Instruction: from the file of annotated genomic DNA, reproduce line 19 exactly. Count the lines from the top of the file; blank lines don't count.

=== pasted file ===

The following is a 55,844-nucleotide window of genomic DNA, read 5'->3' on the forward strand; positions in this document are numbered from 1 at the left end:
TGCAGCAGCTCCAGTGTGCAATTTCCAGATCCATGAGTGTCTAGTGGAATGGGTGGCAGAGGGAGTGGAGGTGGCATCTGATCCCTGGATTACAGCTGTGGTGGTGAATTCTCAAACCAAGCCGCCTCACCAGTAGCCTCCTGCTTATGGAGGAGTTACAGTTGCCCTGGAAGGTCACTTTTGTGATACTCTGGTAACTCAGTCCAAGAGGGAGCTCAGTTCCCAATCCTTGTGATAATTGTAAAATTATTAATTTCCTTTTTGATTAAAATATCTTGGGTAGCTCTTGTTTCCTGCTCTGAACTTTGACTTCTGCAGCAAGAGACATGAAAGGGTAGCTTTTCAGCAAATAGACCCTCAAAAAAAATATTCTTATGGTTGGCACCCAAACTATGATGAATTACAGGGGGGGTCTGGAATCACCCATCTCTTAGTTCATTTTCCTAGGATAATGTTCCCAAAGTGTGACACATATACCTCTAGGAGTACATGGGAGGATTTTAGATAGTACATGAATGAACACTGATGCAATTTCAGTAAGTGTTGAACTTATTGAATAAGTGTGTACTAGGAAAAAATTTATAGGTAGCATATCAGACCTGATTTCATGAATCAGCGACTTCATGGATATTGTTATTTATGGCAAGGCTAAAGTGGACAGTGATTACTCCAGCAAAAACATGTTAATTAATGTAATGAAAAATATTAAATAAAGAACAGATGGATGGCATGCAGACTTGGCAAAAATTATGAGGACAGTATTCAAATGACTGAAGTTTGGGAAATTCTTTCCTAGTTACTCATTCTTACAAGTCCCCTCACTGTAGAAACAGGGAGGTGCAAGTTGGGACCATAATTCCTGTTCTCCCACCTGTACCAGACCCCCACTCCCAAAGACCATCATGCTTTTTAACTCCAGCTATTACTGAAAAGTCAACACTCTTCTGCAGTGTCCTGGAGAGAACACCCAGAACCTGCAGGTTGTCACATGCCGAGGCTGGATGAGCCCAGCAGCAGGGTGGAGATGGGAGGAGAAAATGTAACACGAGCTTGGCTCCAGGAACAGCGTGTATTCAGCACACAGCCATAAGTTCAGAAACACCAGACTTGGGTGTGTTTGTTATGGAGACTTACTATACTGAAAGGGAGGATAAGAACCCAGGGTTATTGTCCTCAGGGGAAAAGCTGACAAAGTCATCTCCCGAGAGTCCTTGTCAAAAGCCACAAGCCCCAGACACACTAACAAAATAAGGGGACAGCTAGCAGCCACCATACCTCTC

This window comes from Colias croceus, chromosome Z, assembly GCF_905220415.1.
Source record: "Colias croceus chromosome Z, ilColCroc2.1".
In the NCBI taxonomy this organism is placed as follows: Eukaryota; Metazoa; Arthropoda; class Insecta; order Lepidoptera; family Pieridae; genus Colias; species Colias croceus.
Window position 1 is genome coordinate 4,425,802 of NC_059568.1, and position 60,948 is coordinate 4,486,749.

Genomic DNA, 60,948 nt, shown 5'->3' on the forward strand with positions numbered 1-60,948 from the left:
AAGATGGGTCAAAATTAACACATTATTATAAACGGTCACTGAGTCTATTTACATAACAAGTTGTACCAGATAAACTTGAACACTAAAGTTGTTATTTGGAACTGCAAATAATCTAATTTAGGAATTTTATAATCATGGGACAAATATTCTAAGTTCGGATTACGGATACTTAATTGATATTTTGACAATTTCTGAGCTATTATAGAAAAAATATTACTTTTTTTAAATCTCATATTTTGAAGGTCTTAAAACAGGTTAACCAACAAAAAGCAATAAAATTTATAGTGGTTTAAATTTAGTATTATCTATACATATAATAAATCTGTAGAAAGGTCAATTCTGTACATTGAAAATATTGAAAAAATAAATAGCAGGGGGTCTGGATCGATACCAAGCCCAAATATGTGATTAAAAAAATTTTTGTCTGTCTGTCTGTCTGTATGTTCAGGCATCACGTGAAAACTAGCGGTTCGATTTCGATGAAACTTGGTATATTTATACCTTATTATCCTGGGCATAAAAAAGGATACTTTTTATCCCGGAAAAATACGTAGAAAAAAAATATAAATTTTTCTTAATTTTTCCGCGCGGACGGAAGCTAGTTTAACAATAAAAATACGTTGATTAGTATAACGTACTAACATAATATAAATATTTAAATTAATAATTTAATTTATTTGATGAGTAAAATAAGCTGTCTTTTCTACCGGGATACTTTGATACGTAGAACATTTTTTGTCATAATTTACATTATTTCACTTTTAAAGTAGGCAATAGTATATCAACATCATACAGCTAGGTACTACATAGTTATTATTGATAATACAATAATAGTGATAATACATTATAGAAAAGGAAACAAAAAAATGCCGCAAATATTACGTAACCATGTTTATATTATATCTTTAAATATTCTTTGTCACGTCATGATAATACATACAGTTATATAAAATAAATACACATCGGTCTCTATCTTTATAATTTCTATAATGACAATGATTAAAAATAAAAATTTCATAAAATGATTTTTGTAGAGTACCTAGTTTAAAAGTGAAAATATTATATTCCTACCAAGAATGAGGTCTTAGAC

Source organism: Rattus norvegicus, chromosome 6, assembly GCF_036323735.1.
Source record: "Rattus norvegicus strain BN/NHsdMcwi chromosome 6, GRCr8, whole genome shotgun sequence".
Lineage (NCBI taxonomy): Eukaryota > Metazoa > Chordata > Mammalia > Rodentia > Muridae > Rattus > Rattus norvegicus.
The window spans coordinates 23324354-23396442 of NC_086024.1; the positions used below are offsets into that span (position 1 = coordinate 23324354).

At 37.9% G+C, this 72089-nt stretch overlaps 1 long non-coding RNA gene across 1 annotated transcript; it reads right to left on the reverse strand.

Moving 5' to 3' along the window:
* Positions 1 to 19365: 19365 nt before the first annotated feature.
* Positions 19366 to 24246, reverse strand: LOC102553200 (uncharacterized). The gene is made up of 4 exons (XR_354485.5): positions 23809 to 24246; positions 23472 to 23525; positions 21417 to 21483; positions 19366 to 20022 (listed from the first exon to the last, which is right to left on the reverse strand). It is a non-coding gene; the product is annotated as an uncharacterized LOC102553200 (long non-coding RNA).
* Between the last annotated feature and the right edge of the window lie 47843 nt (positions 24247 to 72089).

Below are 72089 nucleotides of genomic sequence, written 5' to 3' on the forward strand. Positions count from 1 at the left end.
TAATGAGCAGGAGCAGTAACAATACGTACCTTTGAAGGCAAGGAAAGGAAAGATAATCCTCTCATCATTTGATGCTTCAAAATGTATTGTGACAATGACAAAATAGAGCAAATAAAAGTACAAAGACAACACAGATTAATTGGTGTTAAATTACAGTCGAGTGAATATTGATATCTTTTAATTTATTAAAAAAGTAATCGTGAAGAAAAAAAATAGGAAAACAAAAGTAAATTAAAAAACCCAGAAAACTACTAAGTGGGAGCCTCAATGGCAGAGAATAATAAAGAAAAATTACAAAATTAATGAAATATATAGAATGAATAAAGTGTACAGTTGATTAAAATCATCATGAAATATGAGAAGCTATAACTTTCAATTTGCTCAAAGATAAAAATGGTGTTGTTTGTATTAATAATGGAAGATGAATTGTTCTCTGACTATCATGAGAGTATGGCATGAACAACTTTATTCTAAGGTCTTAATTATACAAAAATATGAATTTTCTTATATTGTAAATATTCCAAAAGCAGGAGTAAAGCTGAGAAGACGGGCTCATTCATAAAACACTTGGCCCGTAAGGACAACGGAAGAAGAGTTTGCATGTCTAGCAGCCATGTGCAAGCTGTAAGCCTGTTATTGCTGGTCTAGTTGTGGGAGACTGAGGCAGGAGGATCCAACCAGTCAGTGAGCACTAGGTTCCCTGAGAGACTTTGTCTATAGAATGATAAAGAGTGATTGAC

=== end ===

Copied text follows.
TAATGAGCAGGAGCAGTAACAATACGTACCTTTGAAGGCAAGGAAAGGAAAGATAATCCTCTCATCATTTGATGCTTCAAAATGTATTGTGACAATGACAAAATAGAGCAAATAAAAGTACAAAGACAACACAGATTAATTGGTGTTAAATTACAGTCGAGTGAATATTGATATCTTTTAATTTATTAAAAAAGTAATCGTGAAGAAAAAAAATAGGAAAACAAAAGTAAATTAAAAAACCCAGAAAACTACTAAGTGGGAGCCTCAATGGCAGAGAATAATAAAGAAAAATTACAAAATTAATGAAATATATAGAATGAATAAAGTGTACAGTTGATTAAAATCATCATGAAATATGAGAAGCTATAACTTTCAATTTGCTCAAAGATAAAAATGGTGTTGTTTGTATTAATAATGGAAGATGAATTGTTCTCTGACTATCATGAGAGTATGGCATGAACAACTTTATTCTAAGGTCTTAATTATACAAAAATATGAATTTTCTTATATTGTAAATATTCCAAAAGCAGGAGTAAAGCTGAGAAGACGGGCTCATTCATAAAACACTTGGCCCGTAAGGACAACGGAAGAAGAGTTTGCATGTCTAGCAGCCATGTGCAAGCTGTAAGCCTGTTATTGCTGGTCTAGTTGTGGGAGACTGAGGCAGGAGGATCCAACCAGTCAGTGAGCACTAGGTTCCCTGAGAGACTTTGTCTATAGAATGATAAAGAGTGATTGAC